“They [millennials] don’t accept universal truths. They want to do things that collude with their individual purposes, this is a natural part of their behaviour.”

Rafael Ucha, maker and entrepreneur

Millennial Culture Today and Tomorrow

DISAFFECTED BUT UNAFFECTED

They are trans-institutional; see decreasing meaning of the current system/leadership in their lives and futures

While they tend to have
mainstream views of
government and traditional
institutions, Millennials
don’t necessarily let it impact
their general outlook

64% say government
and 70% say corruption in
government or business
will hold the economy back.
But compared to an older
generation, they are more disaffected

They are part of an emerging global shift towards embracing fluidity that has impacted their expectations for what life should be, and the Brazilian crisis – while real to them – is solidifying rather than threatening this new way of thinking

Despite having disruptions
from the crisis, their outlook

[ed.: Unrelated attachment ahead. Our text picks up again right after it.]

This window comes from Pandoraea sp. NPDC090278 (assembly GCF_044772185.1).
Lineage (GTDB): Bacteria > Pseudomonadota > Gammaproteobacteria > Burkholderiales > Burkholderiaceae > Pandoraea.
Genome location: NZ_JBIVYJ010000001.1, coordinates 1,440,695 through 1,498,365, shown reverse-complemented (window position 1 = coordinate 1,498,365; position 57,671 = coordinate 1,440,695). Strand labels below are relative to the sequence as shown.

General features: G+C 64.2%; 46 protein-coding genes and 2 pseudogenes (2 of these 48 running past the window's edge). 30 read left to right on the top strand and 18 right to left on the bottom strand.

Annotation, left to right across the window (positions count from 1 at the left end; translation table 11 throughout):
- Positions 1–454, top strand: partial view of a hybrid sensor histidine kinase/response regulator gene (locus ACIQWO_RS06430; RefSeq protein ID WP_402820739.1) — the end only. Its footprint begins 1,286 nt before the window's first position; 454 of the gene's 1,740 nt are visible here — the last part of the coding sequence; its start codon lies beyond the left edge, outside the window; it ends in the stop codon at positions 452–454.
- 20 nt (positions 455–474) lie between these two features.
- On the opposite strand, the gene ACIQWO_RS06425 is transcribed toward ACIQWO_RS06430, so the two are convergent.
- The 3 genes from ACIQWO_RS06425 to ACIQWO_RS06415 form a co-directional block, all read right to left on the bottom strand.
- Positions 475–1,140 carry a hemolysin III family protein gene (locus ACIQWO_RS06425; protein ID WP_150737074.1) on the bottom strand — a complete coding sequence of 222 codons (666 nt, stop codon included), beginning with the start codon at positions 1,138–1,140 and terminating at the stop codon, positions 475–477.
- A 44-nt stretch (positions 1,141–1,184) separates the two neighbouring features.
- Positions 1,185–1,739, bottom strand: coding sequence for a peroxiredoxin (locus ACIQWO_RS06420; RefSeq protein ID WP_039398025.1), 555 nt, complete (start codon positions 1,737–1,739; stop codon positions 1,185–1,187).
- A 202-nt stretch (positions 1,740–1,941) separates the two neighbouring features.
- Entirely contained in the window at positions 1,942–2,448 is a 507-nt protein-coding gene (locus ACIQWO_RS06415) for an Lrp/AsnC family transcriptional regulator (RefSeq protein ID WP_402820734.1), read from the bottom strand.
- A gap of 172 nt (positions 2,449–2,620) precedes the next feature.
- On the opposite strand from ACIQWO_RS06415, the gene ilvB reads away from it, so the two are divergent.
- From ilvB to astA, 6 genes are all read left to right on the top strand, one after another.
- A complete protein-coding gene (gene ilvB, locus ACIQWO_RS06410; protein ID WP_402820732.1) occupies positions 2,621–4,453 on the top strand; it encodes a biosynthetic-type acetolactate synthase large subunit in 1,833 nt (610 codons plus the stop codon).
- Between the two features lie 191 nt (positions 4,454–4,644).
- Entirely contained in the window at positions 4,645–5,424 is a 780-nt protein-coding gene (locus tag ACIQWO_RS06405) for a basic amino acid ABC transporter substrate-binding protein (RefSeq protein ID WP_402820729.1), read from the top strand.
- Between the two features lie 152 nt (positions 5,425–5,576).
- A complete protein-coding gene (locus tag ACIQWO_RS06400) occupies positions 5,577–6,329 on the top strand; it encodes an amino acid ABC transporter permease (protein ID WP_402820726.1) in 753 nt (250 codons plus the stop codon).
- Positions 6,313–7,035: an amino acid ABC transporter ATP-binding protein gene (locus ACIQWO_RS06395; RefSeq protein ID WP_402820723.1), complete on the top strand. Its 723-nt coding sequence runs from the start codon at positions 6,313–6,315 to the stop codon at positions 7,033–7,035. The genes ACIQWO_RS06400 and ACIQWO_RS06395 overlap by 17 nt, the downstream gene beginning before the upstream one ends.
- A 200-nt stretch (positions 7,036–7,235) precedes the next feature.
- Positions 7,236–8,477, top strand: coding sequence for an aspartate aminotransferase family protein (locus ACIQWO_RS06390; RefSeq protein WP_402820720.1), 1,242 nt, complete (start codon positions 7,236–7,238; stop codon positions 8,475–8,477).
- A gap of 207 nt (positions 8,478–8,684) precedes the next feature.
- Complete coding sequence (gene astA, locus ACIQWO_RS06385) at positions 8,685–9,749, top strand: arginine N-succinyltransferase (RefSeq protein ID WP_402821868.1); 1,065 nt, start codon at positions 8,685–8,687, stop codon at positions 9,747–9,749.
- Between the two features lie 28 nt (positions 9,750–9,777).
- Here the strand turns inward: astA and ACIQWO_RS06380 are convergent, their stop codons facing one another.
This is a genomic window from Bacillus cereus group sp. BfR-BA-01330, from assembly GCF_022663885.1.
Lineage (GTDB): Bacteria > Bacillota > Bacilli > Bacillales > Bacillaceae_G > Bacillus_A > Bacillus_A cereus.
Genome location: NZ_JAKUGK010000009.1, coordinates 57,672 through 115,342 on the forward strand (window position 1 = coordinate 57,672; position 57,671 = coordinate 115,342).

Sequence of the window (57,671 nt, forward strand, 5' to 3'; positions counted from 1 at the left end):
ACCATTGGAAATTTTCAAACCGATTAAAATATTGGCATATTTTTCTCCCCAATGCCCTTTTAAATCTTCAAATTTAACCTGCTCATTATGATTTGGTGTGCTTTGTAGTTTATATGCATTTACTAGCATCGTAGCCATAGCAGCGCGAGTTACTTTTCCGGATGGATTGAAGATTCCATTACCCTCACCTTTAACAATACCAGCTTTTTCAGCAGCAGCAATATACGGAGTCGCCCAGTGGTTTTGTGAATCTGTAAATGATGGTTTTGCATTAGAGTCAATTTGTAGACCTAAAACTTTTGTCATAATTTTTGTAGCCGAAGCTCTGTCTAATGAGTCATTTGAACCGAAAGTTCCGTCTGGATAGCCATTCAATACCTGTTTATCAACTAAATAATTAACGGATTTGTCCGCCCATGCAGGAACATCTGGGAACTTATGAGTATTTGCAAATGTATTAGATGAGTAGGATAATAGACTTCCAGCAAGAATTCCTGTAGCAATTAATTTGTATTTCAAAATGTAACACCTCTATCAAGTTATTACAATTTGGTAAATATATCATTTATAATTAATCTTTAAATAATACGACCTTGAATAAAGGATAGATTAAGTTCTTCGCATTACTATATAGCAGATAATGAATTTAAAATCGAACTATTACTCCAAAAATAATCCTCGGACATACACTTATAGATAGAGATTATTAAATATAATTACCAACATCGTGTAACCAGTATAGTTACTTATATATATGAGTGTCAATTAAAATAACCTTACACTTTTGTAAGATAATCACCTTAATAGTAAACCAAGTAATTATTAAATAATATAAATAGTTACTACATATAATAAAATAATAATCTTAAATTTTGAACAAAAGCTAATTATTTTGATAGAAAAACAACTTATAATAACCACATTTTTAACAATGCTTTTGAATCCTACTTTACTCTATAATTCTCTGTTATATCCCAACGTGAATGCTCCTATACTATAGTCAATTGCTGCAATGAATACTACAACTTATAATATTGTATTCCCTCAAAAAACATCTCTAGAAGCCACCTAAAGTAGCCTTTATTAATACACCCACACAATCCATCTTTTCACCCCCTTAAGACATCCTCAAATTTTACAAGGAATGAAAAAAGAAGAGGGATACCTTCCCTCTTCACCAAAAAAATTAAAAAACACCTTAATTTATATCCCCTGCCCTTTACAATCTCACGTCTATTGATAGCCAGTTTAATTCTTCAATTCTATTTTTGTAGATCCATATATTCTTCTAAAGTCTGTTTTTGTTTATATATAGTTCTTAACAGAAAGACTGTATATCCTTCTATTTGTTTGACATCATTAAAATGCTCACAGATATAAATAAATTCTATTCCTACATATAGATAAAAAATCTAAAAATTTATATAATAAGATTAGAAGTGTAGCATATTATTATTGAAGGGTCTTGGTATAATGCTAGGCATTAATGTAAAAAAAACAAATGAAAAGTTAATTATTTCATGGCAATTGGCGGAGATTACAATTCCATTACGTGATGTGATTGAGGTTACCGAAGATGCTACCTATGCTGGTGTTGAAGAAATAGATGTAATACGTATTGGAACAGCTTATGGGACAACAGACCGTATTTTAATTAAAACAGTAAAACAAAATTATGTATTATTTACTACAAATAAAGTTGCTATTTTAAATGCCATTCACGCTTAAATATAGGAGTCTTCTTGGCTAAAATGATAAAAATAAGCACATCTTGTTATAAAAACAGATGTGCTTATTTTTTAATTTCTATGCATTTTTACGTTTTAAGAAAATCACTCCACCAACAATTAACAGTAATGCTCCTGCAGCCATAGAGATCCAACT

remains optimistic

84% of Millennials believe
they have the will and the skills
to be successful

68% believe their job
outlook will be better in five
years and 74% say it will
be better in ten years

For Brazilian Millennials, ‘the crisis’ as we talk about it is a contextual reality of the current moment (and it ain’t pretty). But it’s also part of a bigger paradigm shift that their generation is instrumental in driving.

Millennials in Brazil (like their counterparts globally) are in the process of redefining relationships to power and the power structures that make-up their world. Enabled by the democratizing power of the global web and the range of mobile communications, they are trans-institutional operators who have been forging forward in a ‘state of crisis’ for their entire adult lives. While the older generations thought the future was now – or before the crisis – Millennials were already knee-deep in paradigm change, falling in between the cracks of every fractured Cartesian structure. They were born into frameworks created by analog-minded generations and they will grow old in the new digitally conscious systems they spearhead.